How do RDP User CALs work?



  • If we have (say) 25 employees, and I reckon 15 of them are likely to want to use RDP with a given terminal server, and I buy 15 User CALs, and the licensing server issues them all, and then two of the people who have had CALs issued leave the organization, what happens to their CALs? Do they just evaporate, or do they become available for re-issue after an expiry time of some kind, or what?

    What if those two people don't leave the org, but simply stop needing to use the terminal server? Can I re-use their User CALs for somebody else, or are they permanently tied to those particular people, or is there some kind of timeout, or some mechanism for handing an issued CAL back to the licensing server for subsequent re-issue, or what?

    Interested in answers that cover both the contractual obligations associated with RDP licensing on the User CAL model and the technical enforcement measures that RDP and its licensing service use to ensure that those obligations are being met.



  • If someone logs in more than twice, the licensing server "permanently" assigns the CAL to their user account. CALs are domain wide, so if a user has a CAL, they can use any number of client stations to connect to any number of Remote Desktop Session Host servers in the domain (https://social.technet.microsoft.com/Forums/en-US/af4c33fb-acc4-41eb-856d-c132d42450d7/single-rd-license-server-multiple-rd-server-user-cals?forum=winserverTS). Any user accessing domain resources, including the terminal server, must also have a domain CAL, though there isn't any sort of licensing server for domain CALs (it comes down to having the licensing to point to if you get audited).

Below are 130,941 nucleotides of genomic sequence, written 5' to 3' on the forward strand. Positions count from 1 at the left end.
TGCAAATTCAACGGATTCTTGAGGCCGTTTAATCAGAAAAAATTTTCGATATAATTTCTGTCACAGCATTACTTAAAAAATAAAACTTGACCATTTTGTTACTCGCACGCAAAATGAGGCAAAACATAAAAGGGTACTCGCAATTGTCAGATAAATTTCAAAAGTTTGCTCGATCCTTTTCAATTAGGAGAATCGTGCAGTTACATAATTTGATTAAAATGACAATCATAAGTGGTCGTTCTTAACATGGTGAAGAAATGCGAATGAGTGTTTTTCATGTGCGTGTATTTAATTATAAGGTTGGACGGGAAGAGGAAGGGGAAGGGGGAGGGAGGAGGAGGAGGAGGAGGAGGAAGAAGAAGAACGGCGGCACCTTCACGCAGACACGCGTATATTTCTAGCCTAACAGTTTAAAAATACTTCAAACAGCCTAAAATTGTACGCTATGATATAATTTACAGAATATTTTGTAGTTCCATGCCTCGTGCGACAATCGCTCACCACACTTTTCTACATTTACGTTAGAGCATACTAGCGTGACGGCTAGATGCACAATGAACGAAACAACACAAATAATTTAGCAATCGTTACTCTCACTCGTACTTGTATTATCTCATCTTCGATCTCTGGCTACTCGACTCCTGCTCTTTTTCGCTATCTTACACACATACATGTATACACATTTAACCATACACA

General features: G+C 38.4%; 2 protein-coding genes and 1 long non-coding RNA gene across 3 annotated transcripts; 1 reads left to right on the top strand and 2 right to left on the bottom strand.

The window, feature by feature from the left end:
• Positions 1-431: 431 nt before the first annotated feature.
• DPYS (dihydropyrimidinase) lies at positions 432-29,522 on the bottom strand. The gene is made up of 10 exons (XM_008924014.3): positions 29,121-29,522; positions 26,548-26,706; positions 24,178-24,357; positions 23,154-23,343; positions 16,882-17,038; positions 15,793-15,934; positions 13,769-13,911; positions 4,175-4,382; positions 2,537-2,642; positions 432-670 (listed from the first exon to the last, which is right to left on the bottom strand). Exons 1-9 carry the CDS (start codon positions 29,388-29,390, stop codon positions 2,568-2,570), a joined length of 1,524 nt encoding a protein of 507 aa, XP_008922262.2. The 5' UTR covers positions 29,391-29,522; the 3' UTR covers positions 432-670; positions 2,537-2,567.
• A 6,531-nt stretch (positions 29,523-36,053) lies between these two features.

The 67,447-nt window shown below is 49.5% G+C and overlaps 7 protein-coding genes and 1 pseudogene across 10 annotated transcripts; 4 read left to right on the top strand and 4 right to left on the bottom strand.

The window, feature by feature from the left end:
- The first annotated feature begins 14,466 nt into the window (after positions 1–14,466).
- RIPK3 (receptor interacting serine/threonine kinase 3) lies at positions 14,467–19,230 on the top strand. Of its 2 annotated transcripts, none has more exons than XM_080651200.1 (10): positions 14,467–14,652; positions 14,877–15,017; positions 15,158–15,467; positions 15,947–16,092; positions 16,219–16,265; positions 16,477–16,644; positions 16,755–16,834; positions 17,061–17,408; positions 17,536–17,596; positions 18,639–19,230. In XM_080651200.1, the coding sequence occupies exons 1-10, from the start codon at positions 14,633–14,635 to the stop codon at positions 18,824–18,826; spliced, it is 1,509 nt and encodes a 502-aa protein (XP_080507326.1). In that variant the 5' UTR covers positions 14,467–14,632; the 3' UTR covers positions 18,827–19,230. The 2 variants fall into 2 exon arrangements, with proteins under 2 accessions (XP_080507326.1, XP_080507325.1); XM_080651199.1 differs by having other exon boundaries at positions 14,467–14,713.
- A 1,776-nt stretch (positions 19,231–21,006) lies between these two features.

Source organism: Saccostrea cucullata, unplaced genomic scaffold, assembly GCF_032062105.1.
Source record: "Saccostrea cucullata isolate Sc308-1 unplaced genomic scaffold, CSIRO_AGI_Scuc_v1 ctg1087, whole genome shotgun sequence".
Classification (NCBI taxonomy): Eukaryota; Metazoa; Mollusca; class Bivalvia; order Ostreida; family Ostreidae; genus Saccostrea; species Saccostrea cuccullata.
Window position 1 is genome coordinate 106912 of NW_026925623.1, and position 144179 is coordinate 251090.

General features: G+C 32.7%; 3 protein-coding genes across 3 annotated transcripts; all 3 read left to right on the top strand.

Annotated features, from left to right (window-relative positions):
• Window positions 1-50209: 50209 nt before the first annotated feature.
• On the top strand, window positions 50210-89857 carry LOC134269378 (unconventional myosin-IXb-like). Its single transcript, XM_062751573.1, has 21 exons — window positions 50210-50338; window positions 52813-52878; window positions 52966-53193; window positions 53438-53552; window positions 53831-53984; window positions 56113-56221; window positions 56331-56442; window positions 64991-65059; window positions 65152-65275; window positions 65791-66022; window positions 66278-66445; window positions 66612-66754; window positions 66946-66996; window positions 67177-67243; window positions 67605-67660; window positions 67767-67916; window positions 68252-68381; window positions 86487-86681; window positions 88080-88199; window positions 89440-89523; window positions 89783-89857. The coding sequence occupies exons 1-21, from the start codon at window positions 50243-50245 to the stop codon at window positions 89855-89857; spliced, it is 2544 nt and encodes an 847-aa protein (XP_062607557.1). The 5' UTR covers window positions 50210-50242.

From what I can see, there wasn't a way to manually revoke a user CAL within the RDS licensing server as of 2008 R2. I haven't found any articles that speak one way or the other to later versions of RDS licensing. If a user does not access the RDS environment within 90 days, or if their account is deleted from the AD environment, then their associated user CAL will be reclaimed.

    From a technical standpoint, the RDSH servers / licensing host will not impose a hard limit on sessions v licensing - the licensing server will issue "temporary" licensing in excess of the applied licensing. It will just result in the end users seeing some "contact your system administrator" type bitching messages, and you'll get event log entries indicating the licensing problem. As with most MS licensing things, you don't want to be caught short if the auditor shows up.



  • @izzion said in How do RDP User CALs work?:

    CALs are domain wide, so if a user has a CAL, they can use any number of client stations to connect to any number of Remote Desktop Session Host servers in the domain

    Could you point me to the MS licensing document that actually lays out all these rules in excruciating legalese? All I can ever find by poking around MS's various websites is vague and occasionally contradictory hints.

    Is the "domain wide" thing legal or technical or both?


  • Impossible Mission Players - A

    @flabdablet for a moment I got a little freaked out that :@system: was talking...



  • @flabdablet

    I'm not coming up with much in the way of official sourced (TechNet, etc) confirmation of the "one CAL, all RDS hosts in domain" rule, just MS representative responses in some community forums. Ultimately, I think if you need official legalese confirmation, your best bet would be your MS licensing rep (via CDW or wherever you source volume licensing from). But everything I've ever found is that the domain wide thing is legal and technical both.